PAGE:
Naugatuck Daily News from Naugatuck, Connecticut on August 29, 1944 · Page 8
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August 29, 1944

Naugatuck Daily News from Naugatuck, Connecticut · Page 8

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Naugatuck, Connecticut
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Tuesday, August 29, 1944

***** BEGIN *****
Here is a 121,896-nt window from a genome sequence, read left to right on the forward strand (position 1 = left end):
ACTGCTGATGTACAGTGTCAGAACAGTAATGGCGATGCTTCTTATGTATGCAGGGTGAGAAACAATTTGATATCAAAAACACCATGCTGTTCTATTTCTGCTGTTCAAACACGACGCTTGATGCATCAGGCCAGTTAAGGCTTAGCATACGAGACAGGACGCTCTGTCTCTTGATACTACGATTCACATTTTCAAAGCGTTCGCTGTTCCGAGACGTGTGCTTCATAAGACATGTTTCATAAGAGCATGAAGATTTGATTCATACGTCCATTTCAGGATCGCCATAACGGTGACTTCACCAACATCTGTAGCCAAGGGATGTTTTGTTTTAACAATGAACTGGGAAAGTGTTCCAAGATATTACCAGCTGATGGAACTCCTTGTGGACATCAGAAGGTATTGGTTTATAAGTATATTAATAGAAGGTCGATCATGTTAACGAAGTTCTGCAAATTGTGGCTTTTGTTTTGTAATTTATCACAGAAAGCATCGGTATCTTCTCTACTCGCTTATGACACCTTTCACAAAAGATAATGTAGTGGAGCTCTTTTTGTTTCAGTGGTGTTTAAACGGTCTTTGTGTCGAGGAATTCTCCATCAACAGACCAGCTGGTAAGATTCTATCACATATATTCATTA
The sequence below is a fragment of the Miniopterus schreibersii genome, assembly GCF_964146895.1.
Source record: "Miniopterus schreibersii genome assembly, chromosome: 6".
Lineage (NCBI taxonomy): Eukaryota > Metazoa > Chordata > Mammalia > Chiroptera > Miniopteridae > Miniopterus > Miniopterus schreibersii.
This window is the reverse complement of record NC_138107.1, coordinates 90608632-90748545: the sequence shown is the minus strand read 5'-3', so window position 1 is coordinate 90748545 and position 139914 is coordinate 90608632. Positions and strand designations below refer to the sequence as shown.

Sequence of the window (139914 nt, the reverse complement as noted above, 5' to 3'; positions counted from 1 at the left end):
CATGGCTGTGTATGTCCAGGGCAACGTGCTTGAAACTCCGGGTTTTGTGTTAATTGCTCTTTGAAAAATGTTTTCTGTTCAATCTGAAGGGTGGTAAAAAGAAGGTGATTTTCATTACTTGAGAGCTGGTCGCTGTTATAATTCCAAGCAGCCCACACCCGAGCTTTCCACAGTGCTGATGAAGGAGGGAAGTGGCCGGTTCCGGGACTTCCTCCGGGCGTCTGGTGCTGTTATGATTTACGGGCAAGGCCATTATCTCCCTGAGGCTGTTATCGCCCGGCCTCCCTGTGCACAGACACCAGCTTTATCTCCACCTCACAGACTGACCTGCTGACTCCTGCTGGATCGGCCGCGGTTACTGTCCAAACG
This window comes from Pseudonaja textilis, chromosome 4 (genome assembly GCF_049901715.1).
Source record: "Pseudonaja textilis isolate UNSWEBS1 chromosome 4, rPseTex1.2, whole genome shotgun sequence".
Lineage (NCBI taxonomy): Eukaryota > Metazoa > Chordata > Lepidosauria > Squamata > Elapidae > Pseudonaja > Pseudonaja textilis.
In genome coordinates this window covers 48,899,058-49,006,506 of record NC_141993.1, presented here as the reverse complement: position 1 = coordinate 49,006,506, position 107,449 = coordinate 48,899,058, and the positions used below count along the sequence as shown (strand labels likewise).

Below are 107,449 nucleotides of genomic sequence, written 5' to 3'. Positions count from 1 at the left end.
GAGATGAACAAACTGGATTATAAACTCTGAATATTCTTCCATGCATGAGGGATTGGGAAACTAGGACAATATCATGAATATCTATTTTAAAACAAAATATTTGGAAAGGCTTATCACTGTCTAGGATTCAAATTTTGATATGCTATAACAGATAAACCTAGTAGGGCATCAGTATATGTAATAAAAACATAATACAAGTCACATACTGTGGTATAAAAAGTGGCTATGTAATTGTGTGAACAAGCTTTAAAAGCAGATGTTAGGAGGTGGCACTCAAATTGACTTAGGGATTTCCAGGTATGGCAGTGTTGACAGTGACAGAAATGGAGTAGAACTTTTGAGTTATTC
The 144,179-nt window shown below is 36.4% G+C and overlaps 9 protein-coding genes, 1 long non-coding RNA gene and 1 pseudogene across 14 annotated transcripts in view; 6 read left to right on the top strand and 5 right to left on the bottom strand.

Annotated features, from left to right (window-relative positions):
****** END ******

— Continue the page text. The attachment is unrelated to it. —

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TUESDAY, AUOU8T 29, Page Eight Agreement Reached On 3 Principles At Security Conference Washington, Aug. 20 — (UP)—An agroiTiionl has been reached on three broad principles at the .Dumbarton Oaks security ciinfiMvm:. 1 !. This is announced by the chriir- mun of the United Suites, Krit- luh »nd Russian delegaliuns at 'a special news conference. The- (It-legations ugrned Ihul: "1. An H.ssembly composed representatives ot' -all pe.-icc'-lov- Ing nations 'based on the principal of sovereign I'-quality, i "2. A council compose.! of a i smaller number oi' members in which the principal stales woulil he pi.'i'nmnent members and would bo joined by a number of other states to be elected periodic/illy. "3. Effective means for the ptjaco- ful settlement of dispute:!, including an international court of justice fur the adjudication of justifiable (|iiestions, and also the application of such other meiuiii as rnuy be necessary for maii'.len- ance of peace arid security," This general outline of a I'uture world orgatiijHilUm was n. I must Identical with that proposed by I'lesUk-nt Roosevelt Or. .June. 10. Sir Alexander Cudogan. the T>rit- Ish chairman, announced upim hi.* arrival here two weeks ago tha there was nothing in the i-ioose- velt statement to which his government would talto exception. Today's statement in effect added the'approval tit' the Kussicin government, represented at this cunierencir by a delegation headed by Ambassador Andrei A, Gi'omy- J<o. Tn n separate statement, the American chairman. Kdwitrd .1-1. Ste.t- tlniuM. Jr., describeil the reasons tor secrecy which proviuusly had been thrown around the trl-purtite discussions at Dumbarton Oaks. .He pointed out that conversations with the Chines.! will follow the current cmifrrc-ncp and jirom- Irtrd that "bel'ore any binding commitments are made there will be full opportunity for public discus- Minn," "It has born agreed." Stettinius said, "that the heads of the tluve delegates will join In issuing statements which will carry information about the progress of the discussions, These statements will necessarily be general in form. "To go beyond this and describe thf discussions in detail would bu not only disi-ourteoi;s but improper In view of the fact th.it th» representatives of the ulher . governments represented at the conference must enjoy the opportunity to consult their own governments before 'Meetings of minds' can be (i I lived at." Top Allied Commanders View Liberated Paris NAUGATUCK DAILY NEWS Berlin Tells Of New Success By The Russians Mwi-lil I» l-'Keiihower -upreme Allied commander in Europe, is pietur'-d with liigli officers of his staff in front of tin. I'-u-is "is th'ev'toured I lie liberated capital. Those ill the front row are (left to rich!.): 4111 unidentified officer whose ' ,u Omar N. Uradley. eommamler of tile 12th Army Group; Gen. Kriseiihowe.r; l.f. Gcii. .liespll-Pierre Interior: a'ml Air Chief .Marshal Sir Arthur Tedder, deputy supreme <:o (Iiilermiliima; Soiindphulo) I | Fo'nvs if (In Arc ilr; Triomplu: face is censored; Koenlir, commander of the French mmander. Those ill the hack row arc not identified. Electrical Supplies Lighting Equipment ISOMH T.M WITH i;nMr,,i Victor — Culumliia — Hi-ecu Krciirils SWAN ELECTRIC CO. ! ffl CIIVHCH ST. TKf.. S,"4\ High St. Man Fined $100 In Boro Court: In borough cimrt this morning, Kd-.vard O'llrtcii. -'S' .l-Iigh street, was lined ''100 and costs by .Hiclge Thumn.-; Neary. Ho was cliargecl H-ilh operatini; a motor vehicle while under the int'ltience of liquor. Patrolman John Hnnley nrrost- IM! him Friday. Juilgo Neary remit- ti.-il .<T."i uf Ihe ilno. attend morning sessions nre Anthony Malono. Officers. Smith and John 1-lanloy. numer-arii'S selected to attend evening sessions are Thomas Peeley, Theodore XlimusKuwski, Henry Ploski and Theofile Pruchnicki. MOTOKIST AHRKSTKIJ Local Police To Attend FBI School of the IT.I next •I'l.-oic. will attend wook until the Ct;.f- i-lasses Octubor 23, Chief CJormley said this mnrn- V^'ith the rostimptior, SftKiiil ;it U'nodbrideo. seven local pnlicemen classes s:ition ( John J ing. Thi- f- nf inve and fir stralinn oursn;* will include methods Norfolk, Conn. Aug. 20—(UP)—A Xew Haven motorist is being held und.-r bail as the driver of an automobile which police say struck and killed a New York city woman. The victim was Kate Gold of the Bronx who died instantly when the cur hit he:- ;is she wns w.-ilking along the North Canuan-Xurfclk r.>;-.d Police charged the .1 river- Arthur Carroll — with negligent homicide. Three Local Divorce supc^i Actions Filed Throe Nnugaluck couples Hied divorce actions in Walurhury S'.i- perior cot:rt yosterdny, The totul of all cases filed for the nuxt session is 32, up to now. The local cases involve Helen tUaiUus) Ltisas and Stanley T. LUS;LS: Helen (Hulstrunk) Curlson and Arthur Carlson, and Jossio (Irlenson) Cleary and Francis J. Cieri rv. •KO13UCTION IIAl.TKI) I.os Angeles. Aug. 29 — (b'D—A strike at the Los Angeles ,-itul Al- hamhrn. plants of. Kay-Bruniicr Sieel Products has hailed production-of amphibious tank parts and other war materials. Some .'5fiO ligation, court procedure, -riaehillists and foundry workers arm taciirs. with demon-1 walked out yeslnrrlay in protest In- I''!-;! .T.en and othei-j ng.iir.st a \Var T^ibor Boar.! direc- "lire anci detective officials.! tive fiwai'dinwlhem ;\ smaller w.-igo fr.rcc members who will' increase than they hat! requested. \\'II.I. KKTIRK Koston, Aug. 23 —(UJ'J-'A former missionary to Ja[i:in—tlui Re».'- erunil Docto:-' Knoch F. Bell of Krookline— will retire Thursd!^ Americans Roll Back Nazi Front CConlinued from Pago 1) stani. artillery and air attack. A Stockholm report says Rouen itself hns been abandoned. Thousands of Germans arc reported fleeing northeastward in hopeless confusion.' A British correspondent says great fleets of Cerniar. transport pi.'ines have been observed at air- llolfls in Germany and the low countries—AH indication that pcr- ! haps the Nazis are preparing to after -I'- years of service with ihc American Board of Foreign Missions. . Doctor Bell is :i. native of North H.-ulley and edited, the Missionary Herald for 22 years. AIDMl IJAf.'S T'KEDICTIOX Oltawa. Aug. 29 --(UP)— British Admiral of the Fleet I-ord Koycs prcdicis lh'! et;d of the ISuroponn w.-ir within Die next few weeks— ,-ind tl'.i: defeat of Japan within the year. 3-.o:'d Keyes is iravii'.in.u across Cannda en route to Australia on an official mission. BEFORE THIS WAR is OVER, there may be. only two kinds of. people in America . . . 1, Ihoso who can still get to work in automobiles, 3. Ihoso who arc forced to walk. If you wtint to be in the fortunate group V/ho will still be riding to work in automobiles, join Gulf's "Anti-Brc.nkclown" Club todtiy. How do yott do it? Jtist conic in for Gu//'s Protective} Maintenance! This plan wcis conceived by experts in cnr care. Gulf developed it bcc.'iuse. car maintenance is a most important civilian job. evacuate their retreating -forces by air. Reports from inside France this morning sny that thousands* of exhausted German troops from the southern, front have escaped into the northern areas, lhi:s adding to the confusion that now prevails among the enemy armies retreating from the Seine and the M.'trnc. Hundreds of these Nazis have put on civilian clothing, but French partisans mid suspicious farmers have caught and killed many of thorn. The Nazis are faring as badly in Southern France as in Northern France. French troops apparently :irc out to clear the entire southwest coast of France. They've forded the PJ-mne river at two more places and are beading toward the Spanish border. Tile Americans in the Rhone valley, meanwhile, .ire tearing into the remnants of the battered German ]9th army near Montelimar. The Nazis have been trapped, and are abandoning tons of war equipment as they try io slip through the ring of American steel, And !he last enemy resistance has ended in Marseille and Toulon. Today the Allied radio at Algiers says the lighting in southern I France is in the final stages, it says there is no Gorman front, and there is no enemy line. An Italian newspaper says Italian and French patriots have occupied two important Alpine pas,s- cs between Franco and Italy, near the Swiss border The newspaper sa.ys the move paves the way for an eventual Allied attack from Franco on the German rear in northern Italy. Ill Italy itself, the Germans on the eastern side of the front apparently arc. making a general withdrawal northward. Polish troops have advanced to positions only three miles from the Gothic defenses practically -unopposed. The Berlin radio (as heard by CES) says the "Allies arc preparing- 'or a large scale attack cast of Florence. And a British broadcast claims the German garrison at Milan in northern Italy has been told to bo ready to evacuate the city on two hours notice. In the air. Allied bomber formations arc reported by Berlin to be over upper Silesia, Austria and western Hungary today. The German robot bomb offensive against southern England is slackening. London had its fifth straight night of quiet. 1 The Army newspaper Stars and Stripes declares that American guns constitute 23 per cent of the anti-aircraft defenses agains the robots. And the paper says American gunners claim 35 per cent of the kills to date. Stars and Stripes adds that the American gun crews have been congratulated by General- Eisenhower, In Paris, o. broadcast from the French capital says General De Gaulle will review American troops today as they parade through the famous Arc DC Triomphc. .(By United -Press) The Germans reveal that a second Red .army column has Joined the Soviet smash into Hunt'urjiin- occupicd Transylvania. Berlin tells of' the newest Soviet success in Hie Carputhliin mountains. The German radio suyw another column of Soviet infantry nd tanks has broken into Transylvania at a point 27 miles from ei'u Kcd army units scored their original break through. Earlier, Moscow announced that Russian troops descended 'iit southeastern TrunsylViijiiun slopew and were some 30 miles frorft the all-Important Kiid.-ipest-Bucharo.st railroad. 'The rail line, • connecting- the two B.-illc.-iii capitals, in a prinicpal route of escape for the Nazis -in Romania. South of the Hungarian boundaries, the Germans admit a major Soviet victory. Radio Berlin says • than -strong Russian fo/ct-'.s imve captured Bu;;au, l:tst major bastion before .Die PJoesti oil fields. ____ — The fall of Euxau,~-I0 miles from Ploesti, cuts the oil pipe line run- | nintj from Ploesti to the Black so.-j. port of Constanta, and 'deprives German warcraft and trans ports in the Black sea of their mtiin source of fuel. And Moscow says that along the Black sea itself, Soviet tanks, artillery and infantry are streaming south from newly-captured Tulcea on the Danube toward Constanta itself. The British radio says that the fall of Constanta is expected at any moment. : Once Constanta has been lost by the Germans,' the Nazi warships in the Black sea have only one of two choices. They must either surrender to the Russians or be interned in Bulgarian or Turkish ports. Bulgaria would be bound to intern the German ships under her recent declaration of neutrality. As far as Bulgaria's pact with the United States and Great Brit- lin is concerned, the latest reports do not confirm any progress in negotiations. An American radio correspondent Tor CES) reports rom Berne that the Bulgarian declaration of neutrality has not been recognized by the Allies. The correspondent says Bulgaria has been given two alternative ' plans, that she can either accept Allied occupation or send troops into Greece and Yugoslavia to aid the partisans in_ those two countries. Significant events may be breaking soon in Finland. The Finnish Parliament is in session today, although it was not scheduled to convene until tomorrow. A Stockholm pnper snys this change may indicate forthcoming: revolutionary changes in Winland's position in the war. YOU'LL BE GLAD OF THE CHANCfil TO SLIP INTO A CANADIAN CRASH! SUIT AT $40. They're pleasant clothes to know cool for the hot sun of August —the comfort of wool for cool evenings and sudden changes. This suit has the earmarks of smart tailoring and a quality fabric that appeals to your sense of clothes comfort and good taste. Temperature Report Red Hermans has been trying to get in that iinal round of golf for the summer, but lately has not tried because of the cool weather. The redhead can't get that easy swing unless ail swinging movements are well lubricated by perspiration. Red accepted and attempted one suggestion—wearing the mothball filled winter overcoat, but that was not too successful as the clubs always got stuck in pock- els or went up the sleeves. The weather may get a bit warmer, Red hoped today. Midnight GS 3 a. m 60 C a. m 59 fl a. m 05 Noon 70 1 p. m 71 O— Weather Report Massachusetts, Rhode Island and Connecticut — Pnrlly cloudy with little change in temperature to- ni^rlit. Fair tomorrow and continued moderately warm. CasofincfioKers Ml attack... Pw'f waste a drop/ Moi;c than SSI million acres of land in the U. S. are not suitable Cor agriculture, according to the national resources -board. Extended Weather Forecast Here is the New England extended weather forecast: The temperature during the next four, days will average close to the season normal. For Boston . and New Haven, this is 67 degrees"; for Portland, Maine, and Concord, N, H., 64 degrees; for Burlington, Vt., 60 degrees; for Nantueket, 66, and for Eastport, Mo,, 59. Moderate temperatures tomorrow will be followed by somewhat cooler weather Friday and Saturday, Rainfall will be moderate, between one-third and two-thirds of an inch, It will occur as intermittent light rain tonight and as more genera] rain about Friday. Telegraph lines in Columbia are government - owned. Ten words may be sent to "any part of the republic for 10 cents. Wallets Buxton 1.40 SCHNEER c *^ CREDIT JtWCLERS *J Too Late To Classify FOUR funily hoime for sale. Central location, in excellent condition. Brass- piping; throughout; oi) burner. Frontage sulllcicnt for extra lot. Priced reasonably Dial 3925. Record*! Courteous S«rvic< HOUSEHOLD »KPT. (Gladys C. Cuse ill Charge) CLOTHES IIAMI'EUS WASTE PAPER IJA.SKETS Variety of (PI OJT s iB-L«^tl up Hundreds of Household Items Io choose from In our Complf-to |lou*ew:ire» Dupt. TEMPLETON'S TEMPLKTOVS COR-VKR WATERBGRY DIAL 4080 (Xo Toll Chiircc) LOVIN'E ELECTRIC CO. 8 Church Siren " Summer Dance Program! For Friday, Saturday ant .Sunday Evening^ JOE ROCK and Kin ROCK and RYE BOYS Polkas and Modern DaBee Music Sunday Dancing; S to 9 P. M. White" Eagh Restaurant BRIDGE STREET Member of Connocllcut-- Hesl-aurant AKKOclation Naug-atuck's Thrifty Saved $57,409.59 With This Bank Last Week i Were You Included? START YOUR ACCOUNT NOW NAUGATUCK SAVINGS BANK All Deposits Guaranteed QUALITY RUBBER FOOTWEAR Made In Naugatuck Is Serving All Over The World **• / UNITED STATES RUBBER CO. Naugatuck Footwear Plant Naug-atuck Conn. i Ford Charcoal Briquets NOW AVAILABLE We have received the first shipment since l the war began of charcoal briquets for civilian consumption. Packed in 20 Ib. bags. Burn twice as long as ordinary lump char- . coal. Quick heat in convenient smokeless form. Get a bag for that picnic before they are gone. The Naugatuck Fuel Co. 87 Church St Phone 5236 >